He returned to Portland to start this season, then ended it in style in the same spot on Saturday night.
The Red Sox's No. 15 prospect allowed one hit over six shutout innings to help the Sea Dogs top Reading, 6-1.
Pimentel fanned six, walked two and threw 52 of 78 pitches for strikes. He finished the year 6-7 with a 4.59 ERA and 86 strikeouts over 115 2/3 innings.
The reason for his latest success was simple.
"You know, it's all about command in everything you do," Pimentel said. "The fastball, the changeup, the slider -- all of them I was able to throw for strikes. When you can be in that strike zone and don't get behind in the count, you make things much easier."
All of this coming from a 22-year-old right-hander who was 0-9 with a 9.12 ERA at Double-A last season. Beyond being given a year to develop physically, the key to Pimentel's 2012 turnaround has been between the ears.
"He struggled processing failure a year ago and we just don't see that anymore," Sea Dogs pitching coach Bob Kipper said. "That speaks to the mental toughness he's developed. He's learned to kind of push through any hiccups he does have, and that's helped him get significantly much more confident."
Pimentel agreed with that assessment.
"Everything is about your confidence," he said. "I wasn't really confident with all my pitches last year, and that hurt me. This year, I had that confidence. I could throw my stuff whenever I wanted, and that really helped.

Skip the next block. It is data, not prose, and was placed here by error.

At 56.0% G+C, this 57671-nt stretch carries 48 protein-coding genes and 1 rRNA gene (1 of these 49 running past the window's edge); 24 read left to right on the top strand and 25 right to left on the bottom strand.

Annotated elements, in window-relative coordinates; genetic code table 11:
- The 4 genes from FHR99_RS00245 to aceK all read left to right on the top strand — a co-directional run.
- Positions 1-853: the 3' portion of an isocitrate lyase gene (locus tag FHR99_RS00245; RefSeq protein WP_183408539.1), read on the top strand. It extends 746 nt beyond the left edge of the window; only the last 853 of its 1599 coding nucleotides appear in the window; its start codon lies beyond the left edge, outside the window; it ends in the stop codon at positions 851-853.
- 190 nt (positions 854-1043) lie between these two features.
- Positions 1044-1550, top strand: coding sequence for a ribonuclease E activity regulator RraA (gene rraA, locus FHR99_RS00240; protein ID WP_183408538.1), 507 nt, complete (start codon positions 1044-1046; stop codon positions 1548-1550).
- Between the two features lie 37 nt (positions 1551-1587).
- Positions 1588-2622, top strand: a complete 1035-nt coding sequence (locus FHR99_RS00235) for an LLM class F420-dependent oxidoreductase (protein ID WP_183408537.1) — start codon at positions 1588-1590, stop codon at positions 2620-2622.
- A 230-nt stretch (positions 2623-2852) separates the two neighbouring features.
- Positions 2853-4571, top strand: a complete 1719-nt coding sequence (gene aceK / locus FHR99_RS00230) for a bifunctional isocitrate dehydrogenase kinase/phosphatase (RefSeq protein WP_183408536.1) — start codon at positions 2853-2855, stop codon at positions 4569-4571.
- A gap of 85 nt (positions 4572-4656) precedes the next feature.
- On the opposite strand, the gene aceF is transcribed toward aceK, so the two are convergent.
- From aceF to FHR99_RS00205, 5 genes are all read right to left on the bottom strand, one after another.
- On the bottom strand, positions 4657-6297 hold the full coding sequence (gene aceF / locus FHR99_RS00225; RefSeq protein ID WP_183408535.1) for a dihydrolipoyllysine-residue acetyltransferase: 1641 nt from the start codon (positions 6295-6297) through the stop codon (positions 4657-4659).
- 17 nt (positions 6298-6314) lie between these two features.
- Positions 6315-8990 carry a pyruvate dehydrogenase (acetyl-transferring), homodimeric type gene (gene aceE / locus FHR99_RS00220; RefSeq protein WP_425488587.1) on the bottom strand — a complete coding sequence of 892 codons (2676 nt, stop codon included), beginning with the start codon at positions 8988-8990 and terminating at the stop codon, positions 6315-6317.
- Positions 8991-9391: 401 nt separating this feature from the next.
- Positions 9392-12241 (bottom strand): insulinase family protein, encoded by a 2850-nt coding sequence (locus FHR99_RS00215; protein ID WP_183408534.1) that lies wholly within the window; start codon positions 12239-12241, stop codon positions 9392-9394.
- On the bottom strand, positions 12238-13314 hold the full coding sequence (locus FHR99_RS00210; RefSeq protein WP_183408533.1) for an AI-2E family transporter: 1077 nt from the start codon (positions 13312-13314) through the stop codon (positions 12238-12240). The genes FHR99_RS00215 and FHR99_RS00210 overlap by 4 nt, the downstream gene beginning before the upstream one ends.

"I learned from last year not to be worried about the small stuff. If I give up a base hit or a walk, don't worry about it and just pitch to the next batter. I started focusing more pitch-by-pitch, batter-by-batter."
That mentality was on display in the third inning Saturday.
Miguel Abreu led off with a single and became the first Phillie to get in scoring position when Troy Hanzawa sacrificed. The 2011 version of Pimentel might have become overly concerned about the situation before him. The 2012 edition? He needed seven pitches to strike out Tyson Gillies and Cody Asche.
The native of the Dominican Republic retired eight in a row after the pair of punchouts before walking a batter in the sixth.
With the Sea Dogs' season ending Monday, the win was Pimentel's last of 2012. He went 2-2 with a 2.97 ERA in his final six starts, a far cry from last year and the 5.84 ERA he put up in 12 starts in the first half of this season.
With the offseason looming, Pimentel plans on returning home, where he will continue to fine-tune his mechanics and his arsenal to the point where starts like Saturday's are more commonplace.
"I'm not one of those guys who's really into projecting whether a guy will be a No. 1, 2, 3, 4, 5 or bullpen pitcher," Kipper said. "But I know this guy has got a chance to make a real impact, to be really solid in the Major Leagues."
Pimentel outpitched Trevor May, the Phillies' top prospect, who allowed four runs on six hits in four innings.
Zach Gentile led the Sea Dogs' offense, going 3-for-4 with a double, three RBIs and two runs scored out of the ninth spot in the order. Jackie Bradley, Boston's No. 6 prospect, left after apparently aggravating an ankle injury in the third inning. He was replaced by Ronald Bermudez, who went 3-for-3 with a double and three RBIs.